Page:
City Journal: Through the Plexiglas

Some see Philly's Asian-run delis as magnets for crime. Bill Chow sees his as a ticket to the American Dream (as long as he doesn't get shot)

 Not long ago, I visited Councilwoman Blackwell at her office in City Hall. I began our conversation by asking whether she thinks all stop-’n’-go’s are bad for the city.

“No,” she says, “I think there are a lot of good businesses. It’s always the small [ones], those that don’t run well, where they sell cigarette papers, blunts, and have people with 40s standing in front of their businesses. It’s always — it’s always the problems that get the press. We have a lot of excellent businesses. … But we’ve reached a point in our city, given the upsurge in crime, [where] people are afraid of stop-’n’-go’s.”

“Is there a specific place you have in mind?” I ask.

She names a West Philadelphia stop-’n’-go. “You can walk in,” she says, “and there’s an Asian lady holding a baby. There’s, like, one loaf of bread in there. And then you walk to the back and there’s still more Plexiglas with a little mouse-hole carved out. And they pass shots through the window. So that’s ridiculous. And I have a responsibility and a right to vote against that if I have the chance.”

Selling shots at a stop-’n’-go isn’t ­illegal — remember, they’re restaurants — but it’s hard not to see that in a neighborhood where the quality of life is already fragile, a place offering dirt-cheap shots through Plexiglas isn’t exactly helping things.

And this seems to be the crux of the arguments against stop-’n’-go’s. Most of those arguments are very short on specific allegations of illegal activity — i.e., “I saw 10 drug deals happen at this stop-’n’-go at this time” — and long on generalizations about them being bad for the community. From what I observed while driving around the city and visiting stop-’n’-go’s at night, it seems that what most people have against them is that in a city with a gun homicide crisis, a stop-’n’-go is almost by default a problem, in this sense: In the wrong neighborhood, at the wrong time of night, it’s a place where the city’s most at-risk population can gather, get drunk, and have the kinds of petty disputes that have resulted in hundreds, maybe thousands, of dead bodies over the past decade.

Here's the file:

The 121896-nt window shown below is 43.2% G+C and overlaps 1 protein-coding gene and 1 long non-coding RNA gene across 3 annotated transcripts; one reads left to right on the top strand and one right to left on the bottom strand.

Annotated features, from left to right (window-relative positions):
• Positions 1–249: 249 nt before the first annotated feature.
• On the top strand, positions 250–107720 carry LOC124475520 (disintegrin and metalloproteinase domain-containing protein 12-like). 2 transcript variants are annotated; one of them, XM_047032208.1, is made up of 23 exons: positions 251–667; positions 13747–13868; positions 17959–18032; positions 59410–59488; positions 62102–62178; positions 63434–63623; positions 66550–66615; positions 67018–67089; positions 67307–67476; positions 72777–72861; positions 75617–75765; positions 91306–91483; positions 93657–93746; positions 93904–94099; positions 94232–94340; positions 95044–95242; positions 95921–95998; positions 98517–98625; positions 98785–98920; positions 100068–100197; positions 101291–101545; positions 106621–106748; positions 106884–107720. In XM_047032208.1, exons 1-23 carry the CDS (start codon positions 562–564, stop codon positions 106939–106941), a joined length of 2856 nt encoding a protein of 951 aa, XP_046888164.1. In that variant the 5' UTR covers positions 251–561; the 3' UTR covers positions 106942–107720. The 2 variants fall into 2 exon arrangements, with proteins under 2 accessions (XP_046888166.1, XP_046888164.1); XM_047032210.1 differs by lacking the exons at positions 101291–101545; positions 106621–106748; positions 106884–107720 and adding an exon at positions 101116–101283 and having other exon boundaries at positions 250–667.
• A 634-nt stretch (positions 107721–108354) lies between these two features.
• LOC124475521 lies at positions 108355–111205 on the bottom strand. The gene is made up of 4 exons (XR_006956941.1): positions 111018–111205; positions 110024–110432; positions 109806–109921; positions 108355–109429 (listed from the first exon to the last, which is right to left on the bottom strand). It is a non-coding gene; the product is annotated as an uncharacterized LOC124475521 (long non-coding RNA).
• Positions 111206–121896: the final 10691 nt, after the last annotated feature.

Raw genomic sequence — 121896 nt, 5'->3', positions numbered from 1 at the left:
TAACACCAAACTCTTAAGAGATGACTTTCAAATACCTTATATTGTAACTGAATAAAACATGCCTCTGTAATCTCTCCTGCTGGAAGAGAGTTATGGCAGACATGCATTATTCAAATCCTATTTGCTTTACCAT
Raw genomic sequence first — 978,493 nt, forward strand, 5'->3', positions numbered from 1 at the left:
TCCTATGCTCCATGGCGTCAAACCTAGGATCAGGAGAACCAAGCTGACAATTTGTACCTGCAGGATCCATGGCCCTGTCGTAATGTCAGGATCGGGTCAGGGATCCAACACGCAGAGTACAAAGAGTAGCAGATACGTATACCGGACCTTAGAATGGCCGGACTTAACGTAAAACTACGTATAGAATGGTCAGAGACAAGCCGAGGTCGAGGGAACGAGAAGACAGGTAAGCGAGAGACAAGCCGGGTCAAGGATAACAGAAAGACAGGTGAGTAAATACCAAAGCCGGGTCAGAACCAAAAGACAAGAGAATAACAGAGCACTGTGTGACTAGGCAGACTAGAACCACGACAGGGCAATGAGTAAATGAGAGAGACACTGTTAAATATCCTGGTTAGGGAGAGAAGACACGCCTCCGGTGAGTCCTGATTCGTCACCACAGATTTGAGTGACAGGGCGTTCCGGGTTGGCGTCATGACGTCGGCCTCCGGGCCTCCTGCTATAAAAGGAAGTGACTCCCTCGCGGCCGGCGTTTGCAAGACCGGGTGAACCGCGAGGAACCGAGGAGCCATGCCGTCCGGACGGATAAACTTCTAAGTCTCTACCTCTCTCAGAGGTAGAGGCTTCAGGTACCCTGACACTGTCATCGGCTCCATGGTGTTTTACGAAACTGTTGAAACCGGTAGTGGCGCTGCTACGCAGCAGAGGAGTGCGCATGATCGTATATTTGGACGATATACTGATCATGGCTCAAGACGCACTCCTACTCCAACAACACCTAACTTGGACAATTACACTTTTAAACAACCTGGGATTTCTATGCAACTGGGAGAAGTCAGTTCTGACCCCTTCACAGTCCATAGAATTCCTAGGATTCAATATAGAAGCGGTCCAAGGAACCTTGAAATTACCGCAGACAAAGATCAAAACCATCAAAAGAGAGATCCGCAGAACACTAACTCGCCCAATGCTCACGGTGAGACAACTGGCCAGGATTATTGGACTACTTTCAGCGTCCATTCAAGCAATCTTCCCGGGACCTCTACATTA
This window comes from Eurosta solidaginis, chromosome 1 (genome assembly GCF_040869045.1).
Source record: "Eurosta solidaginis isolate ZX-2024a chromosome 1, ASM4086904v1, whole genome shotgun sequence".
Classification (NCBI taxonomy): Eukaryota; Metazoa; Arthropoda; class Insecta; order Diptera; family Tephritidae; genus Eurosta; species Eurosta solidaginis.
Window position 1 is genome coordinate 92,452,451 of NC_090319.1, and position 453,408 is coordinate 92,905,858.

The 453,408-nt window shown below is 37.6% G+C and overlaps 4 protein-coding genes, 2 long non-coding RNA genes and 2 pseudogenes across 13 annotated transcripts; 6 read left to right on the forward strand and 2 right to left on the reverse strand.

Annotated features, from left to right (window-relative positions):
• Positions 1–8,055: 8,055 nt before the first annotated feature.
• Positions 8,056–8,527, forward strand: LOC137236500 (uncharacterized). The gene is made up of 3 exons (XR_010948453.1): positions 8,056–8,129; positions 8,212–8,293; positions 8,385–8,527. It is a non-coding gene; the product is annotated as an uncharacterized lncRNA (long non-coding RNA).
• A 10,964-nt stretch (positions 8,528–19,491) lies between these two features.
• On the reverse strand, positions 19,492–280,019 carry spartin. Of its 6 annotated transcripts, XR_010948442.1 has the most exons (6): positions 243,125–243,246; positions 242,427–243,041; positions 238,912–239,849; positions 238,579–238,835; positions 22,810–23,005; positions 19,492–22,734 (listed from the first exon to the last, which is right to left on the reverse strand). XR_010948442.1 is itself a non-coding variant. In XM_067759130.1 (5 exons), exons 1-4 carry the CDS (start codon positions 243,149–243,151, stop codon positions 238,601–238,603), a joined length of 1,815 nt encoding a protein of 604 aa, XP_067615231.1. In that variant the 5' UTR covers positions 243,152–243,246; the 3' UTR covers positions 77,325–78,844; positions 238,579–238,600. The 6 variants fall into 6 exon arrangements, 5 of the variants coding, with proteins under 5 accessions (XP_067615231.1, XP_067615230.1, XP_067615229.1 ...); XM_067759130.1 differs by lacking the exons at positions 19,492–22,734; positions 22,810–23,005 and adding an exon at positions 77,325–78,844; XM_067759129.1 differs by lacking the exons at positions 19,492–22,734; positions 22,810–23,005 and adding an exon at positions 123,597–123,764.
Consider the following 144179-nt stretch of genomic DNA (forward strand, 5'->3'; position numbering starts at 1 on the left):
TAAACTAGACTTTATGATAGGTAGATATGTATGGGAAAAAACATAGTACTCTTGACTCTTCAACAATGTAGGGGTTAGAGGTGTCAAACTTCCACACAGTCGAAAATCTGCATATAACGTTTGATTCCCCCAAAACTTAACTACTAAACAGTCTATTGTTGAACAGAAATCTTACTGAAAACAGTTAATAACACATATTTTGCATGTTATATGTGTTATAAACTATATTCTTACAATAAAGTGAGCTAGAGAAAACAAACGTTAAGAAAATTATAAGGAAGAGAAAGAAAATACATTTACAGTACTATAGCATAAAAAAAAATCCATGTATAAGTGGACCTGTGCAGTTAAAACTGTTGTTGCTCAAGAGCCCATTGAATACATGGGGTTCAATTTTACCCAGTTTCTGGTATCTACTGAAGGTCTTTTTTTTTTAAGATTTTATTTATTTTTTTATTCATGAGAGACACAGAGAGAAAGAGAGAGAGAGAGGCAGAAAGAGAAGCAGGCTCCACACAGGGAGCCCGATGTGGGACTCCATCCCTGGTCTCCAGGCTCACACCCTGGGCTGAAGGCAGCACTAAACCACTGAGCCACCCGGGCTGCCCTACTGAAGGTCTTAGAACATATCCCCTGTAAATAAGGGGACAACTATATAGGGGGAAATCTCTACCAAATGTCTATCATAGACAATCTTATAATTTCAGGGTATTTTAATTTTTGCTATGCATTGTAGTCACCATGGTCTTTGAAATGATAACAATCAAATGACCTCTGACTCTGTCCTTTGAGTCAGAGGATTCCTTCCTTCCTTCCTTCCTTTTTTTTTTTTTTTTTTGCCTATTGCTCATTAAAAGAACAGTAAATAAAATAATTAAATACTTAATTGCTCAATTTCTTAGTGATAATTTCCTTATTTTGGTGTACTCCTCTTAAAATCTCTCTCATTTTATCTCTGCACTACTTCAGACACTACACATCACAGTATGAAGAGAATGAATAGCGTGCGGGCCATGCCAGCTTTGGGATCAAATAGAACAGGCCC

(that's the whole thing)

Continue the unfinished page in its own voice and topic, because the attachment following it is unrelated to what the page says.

“I have one in my mother’s neighborhood,” Blackwell tells me, “where the owner is afraid to tell people to leave. So he’s lost his business to those who want to do blunts and act unsavory. They look like they’re criminals. They look like they’re selling drugs. They stand in the store, so I would be afraid to go in there.”

It’s the oldest problem in the neighborhood handbook: loitering.

“It drags the whole community down when people who don’t mean well for the community take over,” Blackwell says.